Sunday, December 03, 2006

Tribes, changing

Well, since the holidays are upon us with the full onslaught of media and decorated cities, towns, and hamlets, it cannot help but bring family to the forefront. Every TV movie I watch or click through is about families, uniting, reuniting, celebrating traditions, overcoming obstacles, redefining themselves only to end up whole.

S'nice work if you can get it.

Most of the families I know, however loving they might be, have some pretty major rips in the familial ozone layer somewhere. That is why we all have friends. And pets. And some of us even build families of our own.

My own family (and if you have been reading my blog for more than a day or so you know that my whole family is dead and that I am divorced without children) anyway, my own family was full of fractures and fissures, yet around the holiday time I look back and selectively pluck a bit from here and a bit from there and an armload from somewhere else, and manage to reconstruct in my imagination a family where every holiday meal was a picture of affection and serenity. Then of course I get to feel bad because that isn't around anymore.

Well, DUH.

We need more than family in our lives. We need a whole tribe. The family carries the history entire, the legacy material, the stories that will be told again and again, the memories of us before we had language, the sense of an "US" moving through time into eternity. Families are the wellspring of immortality.

Then there are friends, who see us outside of that continuum as uniquely ourselves, unbound by familial expectation, defined by our own limitations. Friends, who can hear our worst stories without having to connect them to blame or responsibility. They are the other "US" moving through time, the satellites revolving around each other and others.

Friends and family = tribe. And whenever a part of that goes missing a unique wailing issues forth. A keening for what was lost.

I have felt very self-centered, and have castigated myself for being very unappreciative that I would dare to feel alone when I have so many friends who are so dear and loving. I bless them daily. But their part in the Tribe is different than the role family had.

I can accept my own grief when I see it as grief for a big shift in the overall Tribe. That helps me see more what I need to do, more where the needs are that I want to fill. And I don't feel like I am insulting my friends by feeling that part of me really is alone now.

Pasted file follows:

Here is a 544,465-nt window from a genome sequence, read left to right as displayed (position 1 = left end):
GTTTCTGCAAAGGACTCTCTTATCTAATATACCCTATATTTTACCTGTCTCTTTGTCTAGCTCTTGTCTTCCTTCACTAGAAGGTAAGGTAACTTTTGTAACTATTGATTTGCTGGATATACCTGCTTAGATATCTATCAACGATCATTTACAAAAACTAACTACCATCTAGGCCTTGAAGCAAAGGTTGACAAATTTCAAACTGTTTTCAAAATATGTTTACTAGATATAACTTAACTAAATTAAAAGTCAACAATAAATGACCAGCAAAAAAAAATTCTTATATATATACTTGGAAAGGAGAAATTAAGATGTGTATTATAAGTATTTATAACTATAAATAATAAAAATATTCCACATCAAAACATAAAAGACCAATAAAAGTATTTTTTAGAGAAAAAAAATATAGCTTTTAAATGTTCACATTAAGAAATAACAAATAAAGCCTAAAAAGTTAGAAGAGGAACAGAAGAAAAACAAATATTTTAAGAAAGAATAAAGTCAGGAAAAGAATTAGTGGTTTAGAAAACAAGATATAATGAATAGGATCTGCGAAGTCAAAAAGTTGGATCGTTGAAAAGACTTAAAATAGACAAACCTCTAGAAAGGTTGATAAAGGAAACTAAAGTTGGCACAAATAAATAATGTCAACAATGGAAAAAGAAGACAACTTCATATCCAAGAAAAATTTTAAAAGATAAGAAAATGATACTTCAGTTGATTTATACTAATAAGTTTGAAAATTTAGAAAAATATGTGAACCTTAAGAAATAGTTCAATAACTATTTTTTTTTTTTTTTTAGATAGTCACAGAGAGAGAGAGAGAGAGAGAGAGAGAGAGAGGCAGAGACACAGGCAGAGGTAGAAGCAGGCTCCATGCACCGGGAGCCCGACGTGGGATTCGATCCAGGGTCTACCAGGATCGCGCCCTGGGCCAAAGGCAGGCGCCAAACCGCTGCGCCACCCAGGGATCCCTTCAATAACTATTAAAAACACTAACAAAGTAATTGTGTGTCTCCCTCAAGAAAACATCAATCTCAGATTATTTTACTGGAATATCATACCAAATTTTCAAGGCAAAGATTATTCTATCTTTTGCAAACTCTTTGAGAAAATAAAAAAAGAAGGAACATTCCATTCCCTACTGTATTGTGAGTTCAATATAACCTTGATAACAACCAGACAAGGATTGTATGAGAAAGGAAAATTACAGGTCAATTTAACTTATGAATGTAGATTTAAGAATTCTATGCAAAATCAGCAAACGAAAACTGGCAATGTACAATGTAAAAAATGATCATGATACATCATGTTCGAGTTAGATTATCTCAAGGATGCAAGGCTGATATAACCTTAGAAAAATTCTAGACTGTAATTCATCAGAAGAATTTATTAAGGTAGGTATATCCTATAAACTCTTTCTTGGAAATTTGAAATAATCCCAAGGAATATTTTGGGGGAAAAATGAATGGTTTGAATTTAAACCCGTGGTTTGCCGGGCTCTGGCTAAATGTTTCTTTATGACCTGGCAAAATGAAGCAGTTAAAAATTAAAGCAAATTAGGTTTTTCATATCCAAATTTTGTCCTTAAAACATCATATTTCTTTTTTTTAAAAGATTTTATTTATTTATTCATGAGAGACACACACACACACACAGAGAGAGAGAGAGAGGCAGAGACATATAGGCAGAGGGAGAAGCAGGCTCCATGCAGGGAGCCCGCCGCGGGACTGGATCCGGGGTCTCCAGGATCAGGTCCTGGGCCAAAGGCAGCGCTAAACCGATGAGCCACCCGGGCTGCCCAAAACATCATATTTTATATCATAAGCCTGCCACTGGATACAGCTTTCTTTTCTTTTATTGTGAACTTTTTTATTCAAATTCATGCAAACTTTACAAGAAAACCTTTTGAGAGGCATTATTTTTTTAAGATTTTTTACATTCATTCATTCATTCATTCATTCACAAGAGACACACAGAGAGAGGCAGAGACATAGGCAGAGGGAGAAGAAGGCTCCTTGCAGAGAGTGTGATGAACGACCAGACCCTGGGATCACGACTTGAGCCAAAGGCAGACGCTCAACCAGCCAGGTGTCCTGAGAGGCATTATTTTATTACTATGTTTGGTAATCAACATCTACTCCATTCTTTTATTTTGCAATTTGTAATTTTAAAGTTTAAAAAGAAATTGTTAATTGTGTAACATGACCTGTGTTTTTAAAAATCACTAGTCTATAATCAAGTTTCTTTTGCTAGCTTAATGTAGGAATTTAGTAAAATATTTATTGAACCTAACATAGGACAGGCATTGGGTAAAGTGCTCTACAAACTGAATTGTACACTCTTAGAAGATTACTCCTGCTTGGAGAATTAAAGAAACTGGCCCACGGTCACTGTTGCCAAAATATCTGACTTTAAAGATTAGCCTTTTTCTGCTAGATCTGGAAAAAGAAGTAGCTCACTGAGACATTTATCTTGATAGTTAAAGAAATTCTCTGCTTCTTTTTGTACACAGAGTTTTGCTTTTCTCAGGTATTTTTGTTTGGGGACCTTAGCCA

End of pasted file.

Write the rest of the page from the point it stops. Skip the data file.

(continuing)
It has been hard to hear people say "Oh, but you have friends!" as though facing the absence of family is in some way a denigration of the friendships in my life. I might point out that the people who say that have abundant families and would probably not give me one of their children, or give up a parent so I could have one, you know? I am in a unique spot. I'll fumble my way through it, and will do the grief work I need to get to the other side of it, but accepting the legitimacy of my own position is a big start.

Of course, weaving through all of this is the fact that I have had the company of God in this -- who reminds me that although it is not simple, it is a blip on my life's oscilloscope, and that there is abundance here and at the other side of it as well. God, who never lets me forget the world is full, and that any painful fantasy about emptiness is my own doing, and neither His will nor my reality.

And so I plod on with abundant hope through this holiday slog, figuring it out as I go along, me and my Tribe.


Blogger samtzmom said...

We have to own what we feel. It's like when people have told me that "at least Sam has higher functioning autism." Well, yes, he does, but that does not make it suck any less some days. It's still autism. It still tries to rule our lives.

Sending all love and many hugs your way. We'll slog through in our own way and in our own time. Just know you are never really alone.

6:17 AM  
Blogger Ginger said...

Good wishes for wellness and spots of courage in your journey. You have this tribe member wildly cheering you on.

11:09 AM  
Blogger Maggie Rose said...

well said, Mata! you really capture the heart of the matter and your expressions of such a strong part of life are compelling.

as you might know, I have a large (cozy & interactive) family. that's my family. I made sure it happened that way and they have kindly exceeded my expectations and hopes.

what is not known is that the family from which I came (in my mind what I call my "first" family as opposed to my family) was a horror show.

how I lived to tell another tale is strictly God's doing...for which I am eternally grateful.

so this is one person walking the good green earth who can see both sides of family: the cozy interactive one AND the blitzkrieg type of blame and responsibility.

and I am always aware that the cozy interactive type did not have to happen for me. this awareness brings forward an appreciation for those who do not have that type of family life and who might equally appreciate having that type of experience all year round as well as during the holidays.

the other side of the coin is that too much family can be totally exhausting and very very messy even as it is cozy and interactive.

some days I wonder what silence sounds like and stillness feels's been so long since I've had any of those moments.

Mata, I hope that the connections you experience this holiday season will be warm and fulfilling and renew your spirit of (perhaps spotty but definitely worthwhile) family remembrances with your beloved parents.

I sometimes wonder what it would feel like to have had a mother who actually would have wanted me to be in the same room with her. you have been fortunate, Mata.

kind regards,

10:01 AM  

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